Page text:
The Determinants and Consequences of Financial Education in the Workplace: Evidence from a Survey of Households

Stanford Working Paper #96-007

54 Pages Posted: 4 Dec 1996

See all articles by B. Douglas Bernheim

B. Douglas Bernheim

Stanford University - Department of Economics; National Bureau of Economic Research (NBER)

Daniel M. Garrett

Cornerstone Research

Multiple version iconThere are 2 versions of this paper

Date Written: March 1996

Abstract

In recent years, the United States has witnessed significant growth in programs of financial and retirement education in the workplace. This phenomenon provides an opportunity to assess the effects of targeted education programs on financial choices. This paper uses a novel household survey to develop econometric evidence on the efficacy of employer-based financial education. While our primary focus concerns the effects of these programs on saving (both in general and for the purposes of retirement), we also examine a number of collateral issues. These include the circumstances under which employers offer, and employees participate in, financial education programs, and the effects of these programs on sources of information and advice concerning retirement planning. Our findings indicate that employer-based retirement education strongly influences household financial behavior.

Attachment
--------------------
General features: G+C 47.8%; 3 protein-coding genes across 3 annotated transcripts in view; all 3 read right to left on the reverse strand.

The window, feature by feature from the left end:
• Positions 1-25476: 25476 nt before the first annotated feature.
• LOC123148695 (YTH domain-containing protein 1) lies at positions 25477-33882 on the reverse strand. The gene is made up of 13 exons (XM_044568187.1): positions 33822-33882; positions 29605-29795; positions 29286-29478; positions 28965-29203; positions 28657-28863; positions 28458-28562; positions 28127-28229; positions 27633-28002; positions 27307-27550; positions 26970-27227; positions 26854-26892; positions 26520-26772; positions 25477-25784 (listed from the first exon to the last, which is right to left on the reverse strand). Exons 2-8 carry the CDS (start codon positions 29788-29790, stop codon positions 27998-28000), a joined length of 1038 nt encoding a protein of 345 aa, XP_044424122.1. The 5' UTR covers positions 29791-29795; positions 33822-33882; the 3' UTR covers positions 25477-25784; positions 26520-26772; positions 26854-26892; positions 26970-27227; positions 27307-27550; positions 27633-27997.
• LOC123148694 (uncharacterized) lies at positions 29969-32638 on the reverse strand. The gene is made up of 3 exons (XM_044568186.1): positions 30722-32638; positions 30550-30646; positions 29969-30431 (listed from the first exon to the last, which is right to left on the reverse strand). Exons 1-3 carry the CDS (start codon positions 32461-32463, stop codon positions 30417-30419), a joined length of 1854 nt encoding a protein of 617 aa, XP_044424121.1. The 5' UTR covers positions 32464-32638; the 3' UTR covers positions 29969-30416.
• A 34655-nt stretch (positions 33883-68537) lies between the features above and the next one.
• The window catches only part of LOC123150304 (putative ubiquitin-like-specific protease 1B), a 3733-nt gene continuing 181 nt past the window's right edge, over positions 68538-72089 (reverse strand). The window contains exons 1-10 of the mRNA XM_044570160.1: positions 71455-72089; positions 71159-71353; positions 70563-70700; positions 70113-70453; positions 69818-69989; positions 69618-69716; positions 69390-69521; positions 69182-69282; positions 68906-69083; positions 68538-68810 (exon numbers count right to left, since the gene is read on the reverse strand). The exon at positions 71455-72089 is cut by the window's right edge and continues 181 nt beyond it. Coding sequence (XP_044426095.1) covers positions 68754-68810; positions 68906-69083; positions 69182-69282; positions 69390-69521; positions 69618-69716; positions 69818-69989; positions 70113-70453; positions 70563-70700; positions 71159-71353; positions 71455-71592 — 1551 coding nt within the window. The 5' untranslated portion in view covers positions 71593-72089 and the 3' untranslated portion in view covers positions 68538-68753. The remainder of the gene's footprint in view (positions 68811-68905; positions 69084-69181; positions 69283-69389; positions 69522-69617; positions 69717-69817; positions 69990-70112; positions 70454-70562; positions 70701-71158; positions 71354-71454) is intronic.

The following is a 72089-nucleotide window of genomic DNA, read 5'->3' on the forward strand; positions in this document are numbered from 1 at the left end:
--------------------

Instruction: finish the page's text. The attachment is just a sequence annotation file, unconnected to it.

JEL Classification: I21, J32, J26

Suggested Citation

Bernheim, B. Douglas and Garrett, Daniel M., The Determinants and Consequences of Financial Education in the Workplace: Evidence from a Survey of Households (March 1996). Stanford Working Paper #96-007. Available at SSRN: https://ssrn.com/abstract=451 or http://dx.doi.org/10.2139/ssrn.451

B. Douglas Bernheim (Contact Author)

Stanford University - Department of Economics ( email )

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Daniel M. Garrett

Cornerstone Research ( email )

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